This is a review of the NBA player performance under pressure research conducted by Matt Goldman and Justin M. Rao applying a random coefficient model.
Athletes are often praised or criticized for their performance under pressure. They are said to rise to the occasion or buckle under pressure. Studies have shown that amateur athletes do tend to perform worse when playing in pressure situations. The drop in performance is often caused by a tendency to self focus, or focus on each individual motion in an action rather just letting the body complete the action naturally or automatically. The question in this study is ‘how do elite athletes react to pressure during game situations?’
In order to accurately study the questions four criteria must be met: a well-defined action with a clear positive or negative outcome, a precise measurement of the importance or pressure of the situation, a large sample size of action in both high and low pressure situations, and actions made up of several different motor tasks. To meet these requirements the study looks at free throws and offensive rebounds in the NBA. In order to determine a precise measurement of the importance or pressure of the situation a model is created to estimate the value of a point scored at each moment in the game. The value is defined as the impact the point has on the probability the team will win the game.
The model determines the win probability of every regular season game from the 2005-2010 seasons during which time 360,000 free throws were attempted. Determining the probability a free throw will be made is done with a random coefficient model, which allows parameter values to fluctuate between players. The key points analyzed are if the shot is taken at home, the win value of the point, the point importance combined with the home dummy, which applies the differential impact of home pressure and the time remaining in the game.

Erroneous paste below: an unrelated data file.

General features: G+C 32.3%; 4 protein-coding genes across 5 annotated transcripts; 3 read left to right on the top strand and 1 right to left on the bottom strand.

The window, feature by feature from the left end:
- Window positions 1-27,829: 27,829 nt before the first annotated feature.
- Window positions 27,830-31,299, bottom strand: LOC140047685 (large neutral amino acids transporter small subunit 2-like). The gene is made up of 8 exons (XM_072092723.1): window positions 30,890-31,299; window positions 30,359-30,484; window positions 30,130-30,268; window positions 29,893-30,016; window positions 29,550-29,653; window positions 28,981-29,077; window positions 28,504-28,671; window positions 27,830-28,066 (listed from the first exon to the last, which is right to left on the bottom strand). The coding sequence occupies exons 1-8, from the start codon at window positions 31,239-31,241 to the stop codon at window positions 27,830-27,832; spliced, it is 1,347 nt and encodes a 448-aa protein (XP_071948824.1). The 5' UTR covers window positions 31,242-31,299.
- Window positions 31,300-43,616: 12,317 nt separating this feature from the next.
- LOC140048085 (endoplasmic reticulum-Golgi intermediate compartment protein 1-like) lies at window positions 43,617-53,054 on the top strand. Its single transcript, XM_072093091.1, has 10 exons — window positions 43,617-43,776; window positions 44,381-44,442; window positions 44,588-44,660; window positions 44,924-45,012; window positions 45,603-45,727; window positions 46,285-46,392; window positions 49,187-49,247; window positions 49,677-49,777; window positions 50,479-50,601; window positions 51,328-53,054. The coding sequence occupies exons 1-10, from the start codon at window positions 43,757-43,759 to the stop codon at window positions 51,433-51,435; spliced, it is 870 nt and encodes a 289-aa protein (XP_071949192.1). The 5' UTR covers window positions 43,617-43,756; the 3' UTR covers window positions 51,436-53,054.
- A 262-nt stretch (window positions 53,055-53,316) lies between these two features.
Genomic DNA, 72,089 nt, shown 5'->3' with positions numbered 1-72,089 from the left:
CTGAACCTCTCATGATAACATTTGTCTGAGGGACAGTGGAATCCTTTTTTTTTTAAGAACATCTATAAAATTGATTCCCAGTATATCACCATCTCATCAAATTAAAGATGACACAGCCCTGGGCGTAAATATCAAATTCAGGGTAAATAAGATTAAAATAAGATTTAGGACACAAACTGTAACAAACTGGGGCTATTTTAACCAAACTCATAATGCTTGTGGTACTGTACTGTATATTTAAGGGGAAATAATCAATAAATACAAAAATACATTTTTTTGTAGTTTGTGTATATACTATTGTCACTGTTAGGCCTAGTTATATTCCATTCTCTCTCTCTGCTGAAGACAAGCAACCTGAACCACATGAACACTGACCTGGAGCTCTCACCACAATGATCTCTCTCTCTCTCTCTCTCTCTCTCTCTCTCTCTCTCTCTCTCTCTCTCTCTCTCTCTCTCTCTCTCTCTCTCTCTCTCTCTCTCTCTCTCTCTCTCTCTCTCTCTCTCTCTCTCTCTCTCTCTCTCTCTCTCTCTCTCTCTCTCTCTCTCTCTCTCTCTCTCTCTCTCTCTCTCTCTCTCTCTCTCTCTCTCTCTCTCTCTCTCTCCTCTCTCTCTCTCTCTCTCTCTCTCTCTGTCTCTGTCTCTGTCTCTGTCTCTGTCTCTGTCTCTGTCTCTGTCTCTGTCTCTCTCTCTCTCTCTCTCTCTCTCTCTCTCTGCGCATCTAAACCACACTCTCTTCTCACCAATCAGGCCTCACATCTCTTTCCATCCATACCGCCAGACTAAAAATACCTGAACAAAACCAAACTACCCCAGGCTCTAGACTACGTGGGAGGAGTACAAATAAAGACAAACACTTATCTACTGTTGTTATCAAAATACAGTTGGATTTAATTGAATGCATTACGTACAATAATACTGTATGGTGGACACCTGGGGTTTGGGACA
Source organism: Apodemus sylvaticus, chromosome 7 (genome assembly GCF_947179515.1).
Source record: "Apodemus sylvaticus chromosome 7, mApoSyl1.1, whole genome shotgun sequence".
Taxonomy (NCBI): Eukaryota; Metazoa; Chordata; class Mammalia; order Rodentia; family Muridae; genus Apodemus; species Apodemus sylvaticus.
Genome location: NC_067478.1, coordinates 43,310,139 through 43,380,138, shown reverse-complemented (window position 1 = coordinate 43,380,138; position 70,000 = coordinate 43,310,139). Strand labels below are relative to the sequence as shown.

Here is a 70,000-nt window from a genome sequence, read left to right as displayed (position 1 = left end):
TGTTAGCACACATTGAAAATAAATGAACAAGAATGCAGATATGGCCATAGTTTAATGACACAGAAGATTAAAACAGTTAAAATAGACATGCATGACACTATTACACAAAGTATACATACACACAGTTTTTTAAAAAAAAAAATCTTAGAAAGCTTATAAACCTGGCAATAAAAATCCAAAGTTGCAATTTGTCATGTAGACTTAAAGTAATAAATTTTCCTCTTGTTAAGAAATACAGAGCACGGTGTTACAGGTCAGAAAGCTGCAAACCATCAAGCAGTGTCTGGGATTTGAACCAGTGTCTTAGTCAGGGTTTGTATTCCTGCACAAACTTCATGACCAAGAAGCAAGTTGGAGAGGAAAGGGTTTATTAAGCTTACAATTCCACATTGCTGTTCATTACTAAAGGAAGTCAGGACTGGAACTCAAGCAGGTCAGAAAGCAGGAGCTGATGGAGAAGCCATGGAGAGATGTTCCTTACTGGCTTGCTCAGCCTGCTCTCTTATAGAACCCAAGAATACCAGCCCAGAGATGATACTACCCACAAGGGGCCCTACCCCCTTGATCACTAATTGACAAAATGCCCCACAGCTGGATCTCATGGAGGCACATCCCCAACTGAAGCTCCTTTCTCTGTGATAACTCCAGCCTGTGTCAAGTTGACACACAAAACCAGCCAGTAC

The outcomes show that average NBA players perform slightly worse in moderate pressure level situations at home. However, increased pressure levels do not affect the visiting team in those same situations.
The home dummy coefficient provides an estimate of how home players respond in non-pressure situations, which is both positive and significant. In non-pressure situations, home team players are more accurate in their shooting ability than those playing for the visiting team. However, as the pressure increases visiting players fare better than the home team players. Overall, the performance of the better free-throw shooters is less likely to be affected by pressure, whether playing for the home or visiting team.
Offensive rebounding is looked at next as it takes place during the course of play, rather than when the game is stopped, as it is for free throws. Therefore, there is not the time to over think the process. Looking at offensive rebounding shows that it does not vary with increased pressure for either the home or visiting team. As points become more important later in the game, the home team gains a significant advantage over the visiting team in this area.
The results from the random coefficient model clearly indicate that pressure while playing at home does affect a player’s ability to make free throws. This would indicate that players would benefit from working with a sports psychologist to help become better able to handle the pressure and not let it affect their free throw ability in pressure situations.
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